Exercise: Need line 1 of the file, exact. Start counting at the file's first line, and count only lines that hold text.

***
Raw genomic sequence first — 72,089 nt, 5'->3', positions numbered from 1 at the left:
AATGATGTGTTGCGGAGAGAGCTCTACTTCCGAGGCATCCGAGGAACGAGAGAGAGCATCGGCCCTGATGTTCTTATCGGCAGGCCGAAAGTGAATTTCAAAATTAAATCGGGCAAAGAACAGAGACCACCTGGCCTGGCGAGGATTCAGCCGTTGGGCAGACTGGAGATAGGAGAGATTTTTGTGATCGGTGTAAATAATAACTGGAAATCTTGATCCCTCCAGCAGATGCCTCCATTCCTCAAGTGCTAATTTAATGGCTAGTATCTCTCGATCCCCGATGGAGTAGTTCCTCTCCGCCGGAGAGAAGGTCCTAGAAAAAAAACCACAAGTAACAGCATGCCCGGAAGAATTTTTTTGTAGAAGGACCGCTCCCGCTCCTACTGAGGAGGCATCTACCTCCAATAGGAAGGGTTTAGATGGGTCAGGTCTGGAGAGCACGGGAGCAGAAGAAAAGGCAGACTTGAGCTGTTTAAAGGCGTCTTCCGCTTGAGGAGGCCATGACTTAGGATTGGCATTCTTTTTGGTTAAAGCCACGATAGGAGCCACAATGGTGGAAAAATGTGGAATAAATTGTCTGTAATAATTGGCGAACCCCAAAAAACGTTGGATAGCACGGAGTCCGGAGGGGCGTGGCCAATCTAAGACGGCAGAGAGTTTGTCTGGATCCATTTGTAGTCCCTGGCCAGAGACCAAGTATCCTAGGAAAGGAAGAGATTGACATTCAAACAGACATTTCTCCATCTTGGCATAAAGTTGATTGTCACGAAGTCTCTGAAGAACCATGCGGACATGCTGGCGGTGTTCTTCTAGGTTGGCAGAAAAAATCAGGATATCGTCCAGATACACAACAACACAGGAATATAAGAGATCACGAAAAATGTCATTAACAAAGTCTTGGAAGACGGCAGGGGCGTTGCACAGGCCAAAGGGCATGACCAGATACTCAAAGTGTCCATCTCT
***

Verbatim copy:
Raw genomic sequence first — 72,089 nt, 5'->3', positions numbered from 1 at the left: